Growing up in ACS Part2 - acs-seremban

Growing up in ACS – Part 2
Having learnt many lessons about sex from the two Michaels, I proceeded
confidently to live out life. This story is about growing up in Seremban with some of
my bosom buddies. It’s going to be a long yarn, so better go pee first.
Washed your hands? Good, let’s get started then.
Mother had nine children and my father was always trying to stretch the budget.
Being the youngest, I had to wear everything handed down. That included books,
shirts, and trousers; sometimes even good fitting shoes. But father was not totally
unreasonable. He instructed my mother, "Tai foo hmn tak chow wai pai. Mai sun
keh!" (Underwear cannot simply give all over the place. Give the boy new ones)
That was a relief. My eldest brother, Kong Kee was always scratching himself down
there, so I was glad not to inherit his.
But poor mum was running a tight ship on a deficit budget. She was an incorrigible
mahjong player always losing, so buying underwear was a bargaining session along
the thoroughfares of Lee Sam Road, up and down the narrow lane. She would march
into one stall, bargained until the cows came home, and then throw them back
saying, "Lay kum kwai keah. Chair!" (You so expensive, what lah) and then hold up
her chin and beat her fat legs to the next stall. We did this several times, and soon I
became quite schooled at bargaining. Mother then left me to shop on my own.
My favorite stall was at the front end of Jalan Lee Sam, adjoining Carew Street. But
one day, I accidentally discovered that the two sisters, Loh Kean Pow and Low Kean
Peng had a family stall there, so I stopped over. Bespectacled Kean Peng was in my
class and not at all bad looking, so there was no harm in being friendly. Although
quiet, she was well built, but not too big for a skinny skeleton like me. She was a
reasonable compromise between the ‘tank’ Sze Poh droved around the whole day,
and the daintiness exuding from the likes of Tian Siew Yin. She didn’t drive me crazy
or anything like that; but beggars can’t be choosers and I thought that perhaps some
experience with the opposite sex couldn’t do a young man much harm. After all, we
must all begin somewhere, so my favorite maxim:
‘Who knows tomorrow what the wind may bring?’ can mean only a brave heart can
win a fair lady.
Old man Low was quiet, but watchful. He gave me ample time to pick my selection of
‘crocodile’ brand. Skinny as a bone, I could only manage size ‘12’ in those days.
Holding one pair up, I asked: "Keh thor loi eh?" (How much?).
He replied, "Sea kock!" (Forty cents!).
I was shocked. All I wanted was a pair of briefs, but this man--the father of my Kean
Peng--was asking me to show him my ‘kock’! Face red as chilly, I moved defensively
away quickly and darted across to the next row.
At about this time, I had started to use ‘Tancho’ for my hair, but I had secretly been
dowsing myself down there with an expensive bottle of ‘Silverskrin’, a hair growth
hormone treatment. It was an impressive bottle, distilled under a secret formula at a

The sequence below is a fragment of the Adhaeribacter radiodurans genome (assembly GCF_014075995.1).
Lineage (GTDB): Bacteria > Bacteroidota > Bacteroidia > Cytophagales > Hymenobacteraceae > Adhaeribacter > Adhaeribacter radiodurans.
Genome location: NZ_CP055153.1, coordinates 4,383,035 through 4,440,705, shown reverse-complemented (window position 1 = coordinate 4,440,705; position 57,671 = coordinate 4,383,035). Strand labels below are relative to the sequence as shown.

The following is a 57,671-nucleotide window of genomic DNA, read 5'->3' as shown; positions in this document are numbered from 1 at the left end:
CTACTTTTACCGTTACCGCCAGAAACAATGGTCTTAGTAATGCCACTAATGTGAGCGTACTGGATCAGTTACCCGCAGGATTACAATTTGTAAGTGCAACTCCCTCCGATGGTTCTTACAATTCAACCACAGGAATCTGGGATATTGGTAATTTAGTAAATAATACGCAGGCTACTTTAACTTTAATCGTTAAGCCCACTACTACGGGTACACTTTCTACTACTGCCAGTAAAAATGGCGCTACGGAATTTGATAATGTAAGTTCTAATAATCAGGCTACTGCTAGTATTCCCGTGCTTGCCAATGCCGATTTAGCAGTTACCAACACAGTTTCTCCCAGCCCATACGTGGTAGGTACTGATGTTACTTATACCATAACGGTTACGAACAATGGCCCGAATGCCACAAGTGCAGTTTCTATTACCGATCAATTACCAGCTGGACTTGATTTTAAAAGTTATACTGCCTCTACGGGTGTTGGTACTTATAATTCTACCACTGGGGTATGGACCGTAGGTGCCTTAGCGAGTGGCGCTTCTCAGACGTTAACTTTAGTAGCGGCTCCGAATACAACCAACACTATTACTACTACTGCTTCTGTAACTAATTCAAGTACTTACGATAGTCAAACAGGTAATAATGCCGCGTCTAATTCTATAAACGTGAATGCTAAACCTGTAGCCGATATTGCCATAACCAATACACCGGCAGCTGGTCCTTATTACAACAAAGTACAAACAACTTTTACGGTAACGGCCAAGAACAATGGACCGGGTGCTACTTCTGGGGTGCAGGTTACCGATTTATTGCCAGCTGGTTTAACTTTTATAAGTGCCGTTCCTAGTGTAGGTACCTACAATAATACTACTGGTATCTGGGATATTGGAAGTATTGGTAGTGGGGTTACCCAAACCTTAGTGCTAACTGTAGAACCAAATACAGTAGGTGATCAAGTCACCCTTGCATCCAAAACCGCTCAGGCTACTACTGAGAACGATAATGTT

laboratory in London, and only available in Seremban at the only pharmacy in town
over Birch Road. The lady pharmacist there had assured me it worked, and soon I
was spending more than half a month’s allowance on each bottle. Each bottle could
last only three weeks if applied sparingly, so it had better work. I had told her that I
wanted to grow more hairs only, so she thought I was dropping hair on top. Actually, I
was only interested in sprouting more hairs at the bottom, to look manlier, like the
likes of Michael Lee. With careful application twice a day, once before school and
once at night before going to bed, the groin region was finally managing small
sprouts; nothing much, but it was at least making some show of manhood. I thought it
sick for anybody to expect me to show anything until at least more of my lawn was
On the opposite row, old lady Low was sitting on a wooden chair. Hoping that I might
get into her good books if I mentioned that I knew her daughters, I said: " Ah Soh,
ngor hai lay gnor looi keh thong hook lay kher. Gnor theay hai ACS took sea yat chai.
Lay leong gnor looi hoo pan nai." (Madam. I go to school with your daughters at ACS.
Your daughters, very obedient)
All she did was reply, "hmn…hai mayh?" (hmn…is that true?)
Hoping to impress further, I piled up half a dozen of underwear, some high quality tshirts, a bottle of Tancho, a comb and a few other items which I really didn’t cared
very much about--so long as Mrs. Low felt impressed I have money.
"Ah Soh, yee tit su mar keh thor loi eh?" (Madam, all these, how much?)
She stood up, shifted her figures through the pile and started counting, at first loudly,
then softly some mathematical incantations I couldn’t hear, "Sea kock, sea
kock…(inaudible mutterings…) look khow! Beah gnor look khow!
Now you must understand that I am a Cantonese and she, a Hakka. The Chinese
may have a common tongue and language, but scores of different dialects. A slight
inflection of the tongue can carry an entirely different meaning. With 4 octave sounds
to a word, a word with the wrong inflection can easily be misunderstood as having
another meaning. A Hakka is unlikely to pronoun Cantonese correctly, so a slight
variance in intonation often can be misunderstood by a Cantonese. At the converse,
a Cantonese speaking Cantonese to a Hakka may be equally misunderstood, even if
all the intonations and inflections were perfect.
What she meant was, "Forty cents, forty cents…(inaudible mutterings…) six dollars!
Give me six dollars!"
What I heard was " show kock, show kock…(inaudible mutterings…) the thing! Let
me see your thing!"